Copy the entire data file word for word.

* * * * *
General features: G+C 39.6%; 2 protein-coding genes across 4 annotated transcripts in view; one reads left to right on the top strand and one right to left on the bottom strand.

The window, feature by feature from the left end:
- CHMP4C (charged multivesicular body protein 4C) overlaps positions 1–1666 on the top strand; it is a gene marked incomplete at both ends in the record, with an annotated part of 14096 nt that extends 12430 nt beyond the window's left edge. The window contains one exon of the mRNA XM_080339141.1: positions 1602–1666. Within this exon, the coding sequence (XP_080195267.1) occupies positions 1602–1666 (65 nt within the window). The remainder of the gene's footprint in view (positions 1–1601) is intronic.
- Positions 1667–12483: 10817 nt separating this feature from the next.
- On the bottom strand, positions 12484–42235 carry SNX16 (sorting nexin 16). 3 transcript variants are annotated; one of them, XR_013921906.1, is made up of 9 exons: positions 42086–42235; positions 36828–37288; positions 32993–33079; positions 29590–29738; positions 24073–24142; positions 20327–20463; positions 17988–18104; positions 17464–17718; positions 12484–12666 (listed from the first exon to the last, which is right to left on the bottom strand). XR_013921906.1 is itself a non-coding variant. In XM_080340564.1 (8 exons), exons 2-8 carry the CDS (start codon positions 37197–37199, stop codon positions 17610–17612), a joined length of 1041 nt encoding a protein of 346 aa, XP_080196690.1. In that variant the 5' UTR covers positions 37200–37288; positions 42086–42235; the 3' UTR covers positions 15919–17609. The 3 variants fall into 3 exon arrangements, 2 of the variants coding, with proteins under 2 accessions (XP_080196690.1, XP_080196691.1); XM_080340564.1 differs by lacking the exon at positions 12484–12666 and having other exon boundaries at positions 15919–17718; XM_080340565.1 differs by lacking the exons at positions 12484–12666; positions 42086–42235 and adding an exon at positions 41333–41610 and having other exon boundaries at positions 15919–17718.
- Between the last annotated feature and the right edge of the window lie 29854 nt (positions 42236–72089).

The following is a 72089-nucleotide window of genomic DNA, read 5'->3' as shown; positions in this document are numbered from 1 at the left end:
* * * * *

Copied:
General features: G+C 39.6%; 2 protein-coding genes across 4 annotated transcripts in view; one reads left to right on the top strand and one right to left on the bottom strand.

The window, feature by feature from the left end:
- CHMP4C (charged multivesicular body protein 4C) overlaps positions 1–1666 on the top strand; it is a gene marked incomplete at both ends in the record, with an annotated part of 14096 nt that extends 12430 nt beyond the window's left edge. The window contains one exon of the mRNA XM_080339141.1: positions 1602–1666. Within this exon, the coding sequence (XP_080195267.1) occupies positions 1602–1666 (65 nt within the window). The remainder of the gene's footprint in view (positions 1–1601) is intronic.
- Positions 1667–12483: 10817 nt separating this feature from the next.
- On the bottom strand, positions 12484–42235 carry SNX16 (sorting nexin 16). 3 transcript variants are annotated; one of them, XR_013921906.1, is made up of 9 exons: positions 42086–42235; positions 36828–37288; positions 32993–33079; positions 29590–29738; positions 24073–24142; positions 20327–20463; positions 17988–18104; positions 17464–17718; positions 12484–12666 (listed from the first exon to the last, which is right to left on the bottom strand). XR_013921906.1 is itself a non-coding variant. In XM_080340564.1 (8 exons), exons 2-8 carry the CDS (start codon positions 37197–37199, stop codon positions 17610–17612), a joined length of 1041 nt encoding a protein of 346 aa, XP_080196690.1. In that variant the 5' UTR covers positions 37200–37288; positions 42086–42235; the 3' UTR covers positions 15919–17609. The 3 variants fall into 3 exon arrangements, 2 of the variants coding, with proteins under 2 accessions (XP_080196690.1, XP_080196691.1); XM_080340564.1 differs by lacking the exon at positions 12484–12666 and having other exon boundaries at positions 15919–17718; XM_080340565.1 differs by lacking the exons at positions 12484–12666; positions 42086–42235 and adding an exon at positions 41333–41610 and having other exon boundaries at positions 15919–17718.
- Between the last annotated feature and the right edge of the window lie 29854 nt (positions 42236–72089).

The following is a 72089-nucleotide window of genomic DNA, read 5'->3' as shown; positions in this document are numbered from 1 at the left end: